Great Keppel Island Hideaway.
Great Keppel Island Hideaway. Glenn Adamus

Where the bloody hell are ya? GKI of course

SECLUDED beaches, turquoise waters and breathtaking reefs beckon swathes of European visitors to the recovering shores of Great Keppel Island.

French and German travellers make up the bulk of overseas visitors, and join southern domestic holiday-makers in their return to the island after Cyclone Debbie wiped out both sand banks and holiday bookings.

These are the observations of GKI Hideaway co-director Peter Lowe, who attributed the increased occupancy to marketing and collaboration with Capricorn Enterprise.

"We can't afford to do multi-million-dollar campaigns into Germany and Europe... but with Capricorn Enterprise we can get a foot in,” Mr Lowe said, as he explained the Hideaway was owned by three local families.

"When the old resort was doing so well down the road, a lot of their occupancy was based on overseas travellers.

"We thought, 'If they can do it, why can't we?'.”

Capricorn Enterprise CEO Mary Carroll explained the Hideaway was among the operators who had benefited from a six-month training program to teach them to contract with inbound tour operators, and wholesalers in the tourism industry.

Ms Carroll said the region's top-five international markets were the United Kingdom, Germany, France, New Zealand and North America.

Now, international travellers make up 7% (150,000 people) of visitors to the Southern Great Barrier Reef, which encompasses the Capricorn, Gladstone and Bundaberg regions.

Of that, 56% is attributed to the Capricorn region from the Central Highlands to the Keppel Islands.

Ms Carroll explained the tourism body had also spent time and money to host domestic inbound tour operators on behalf of foreign travel agencies to experience the destination, and share their experience with their overseas counterparts.

Teamed with all-inclusive packages encompassing airport and harbour transfers, accommodation, food and activity, it was now "very, very easy” for an international travel agent to sell destinations such as GKI Hideaway.

"We have as a regional tourism organisation been very strategic in how we spend our limited resources and we have very purposefully focused on growing our international market,” Mrs Carroll said, referring to a six-year effort.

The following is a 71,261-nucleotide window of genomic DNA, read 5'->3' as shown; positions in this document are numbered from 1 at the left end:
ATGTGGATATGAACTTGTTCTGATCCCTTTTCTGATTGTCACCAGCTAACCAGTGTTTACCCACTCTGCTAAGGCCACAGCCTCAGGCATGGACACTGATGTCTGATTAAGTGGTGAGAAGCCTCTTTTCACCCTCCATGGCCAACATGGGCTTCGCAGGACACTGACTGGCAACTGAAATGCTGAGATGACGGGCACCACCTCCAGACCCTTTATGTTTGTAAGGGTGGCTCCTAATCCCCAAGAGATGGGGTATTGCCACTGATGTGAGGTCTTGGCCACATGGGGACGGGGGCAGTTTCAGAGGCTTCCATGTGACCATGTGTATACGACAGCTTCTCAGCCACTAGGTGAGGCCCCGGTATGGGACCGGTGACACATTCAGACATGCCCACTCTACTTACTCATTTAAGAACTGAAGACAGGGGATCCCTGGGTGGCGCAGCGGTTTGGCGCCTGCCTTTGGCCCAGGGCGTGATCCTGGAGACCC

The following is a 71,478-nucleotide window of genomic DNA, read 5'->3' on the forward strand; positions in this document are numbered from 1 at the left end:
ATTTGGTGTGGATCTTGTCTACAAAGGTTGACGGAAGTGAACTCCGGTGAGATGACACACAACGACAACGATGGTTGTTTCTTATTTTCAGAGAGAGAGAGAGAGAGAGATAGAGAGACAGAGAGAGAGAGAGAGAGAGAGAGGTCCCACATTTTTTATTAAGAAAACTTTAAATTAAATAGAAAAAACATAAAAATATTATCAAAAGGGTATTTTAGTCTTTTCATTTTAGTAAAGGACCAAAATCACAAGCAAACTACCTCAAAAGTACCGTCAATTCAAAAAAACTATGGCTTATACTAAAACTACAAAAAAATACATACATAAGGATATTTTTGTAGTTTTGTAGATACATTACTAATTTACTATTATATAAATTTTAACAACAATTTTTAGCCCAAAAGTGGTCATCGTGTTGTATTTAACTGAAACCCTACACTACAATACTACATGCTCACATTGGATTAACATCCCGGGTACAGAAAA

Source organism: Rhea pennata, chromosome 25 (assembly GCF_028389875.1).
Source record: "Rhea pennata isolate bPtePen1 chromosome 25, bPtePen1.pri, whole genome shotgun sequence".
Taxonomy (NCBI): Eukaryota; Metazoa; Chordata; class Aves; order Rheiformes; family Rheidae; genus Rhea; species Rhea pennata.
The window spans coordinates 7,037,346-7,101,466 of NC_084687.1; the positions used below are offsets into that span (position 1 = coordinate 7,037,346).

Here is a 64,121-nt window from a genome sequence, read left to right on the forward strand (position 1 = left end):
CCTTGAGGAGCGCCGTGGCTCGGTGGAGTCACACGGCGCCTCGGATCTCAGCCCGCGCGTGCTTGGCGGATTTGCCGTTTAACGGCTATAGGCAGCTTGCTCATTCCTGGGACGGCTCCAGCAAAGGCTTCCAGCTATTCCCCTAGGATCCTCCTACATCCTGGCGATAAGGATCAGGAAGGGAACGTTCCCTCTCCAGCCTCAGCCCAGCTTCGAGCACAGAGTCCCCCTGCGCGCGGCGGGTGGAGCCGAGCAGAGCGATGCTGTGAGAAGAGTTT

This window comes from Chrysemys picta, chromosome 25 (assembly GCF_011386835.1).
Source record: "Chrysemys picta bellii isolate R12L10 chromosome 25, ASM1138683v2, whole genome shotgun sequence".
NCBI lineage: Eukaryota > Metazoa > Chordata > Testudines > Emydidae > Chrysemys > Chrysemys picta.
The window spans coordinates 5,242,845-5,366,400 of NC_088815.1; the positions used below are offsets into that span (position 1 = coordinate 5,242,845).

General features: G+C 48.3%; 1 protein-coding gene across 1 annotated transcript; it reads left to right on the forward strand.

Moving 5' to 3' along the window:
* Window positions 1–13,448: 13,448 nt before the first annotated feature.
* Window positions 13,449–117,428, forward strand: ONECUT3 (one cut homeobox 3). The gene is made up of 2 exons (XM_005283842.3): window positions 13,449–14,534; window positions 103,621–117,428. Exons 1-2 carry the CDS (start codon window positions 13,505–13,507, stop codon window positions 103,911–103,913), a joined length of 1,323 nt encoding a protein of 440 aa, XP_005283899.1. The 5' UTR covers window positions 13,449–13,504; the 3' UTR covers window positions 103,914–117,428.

"Particularly our western international market, because if we can grow that 7% international visitation, to even 10%, the international visitor stays longer, spends more and will have a bigger impact to our tourism economy here in a shorter period of time.”

GKI's 17 "squeaky-clean” beaches, peaceful bush-walking trails and "distinct lack of crowds” were revealed to the 7,921,930 people who followed Tourism Australia's Facebook page ( earlier this month.

GKI Hideaway has already ramped up operators to meet the growing demand, and has added new cabins to comfortably accommodate about 200 people at a time.

"Basically, GKI hideaway and other products did not exist clearly in the tourism trade prior to them contracting with the inbound tour operator,” Mrs Carroll said.

"So with GKI Resort having been closed for 10 years, with the property prior to GKI Hideaway not being in the tourism trade, GKI and Yeppoon, before Capricorn Enterprise started to put operators through programs six years ago, basically did not exist to tourism distribution.”

Mr Lowe said Cyclone Debbie rendered the resort quiet for months, but the turnaround since mid-June had shonea "light at the end of the tunnel”.

"A lot of guests booked in down south cancelled holidays.... they assumed central Queensland was wiped out,” Mr Lowe said.

As the resort ramps up its operations, so too do other businesses.

"GKI Adventures are geared up, they've purchased more jet skis in anticipation for the September period,” Mr Lowe said.

"They've increased their staff level considerably. They have put on an extra four staff. It used to be a wife and husband team.”

A number of big events are on the cards for GKI to see out the year.

On November 11, the Slippery Sailor Sunset Sessions will celebrate one year since local fisherman Nathan Milner launched his clothing brand, Slippery Sailor Co. The inaugural Rumble On the Reef Beach Volleyball tournament will lure players from across the country, with murmurs Australia's highest-ranked player will compete.

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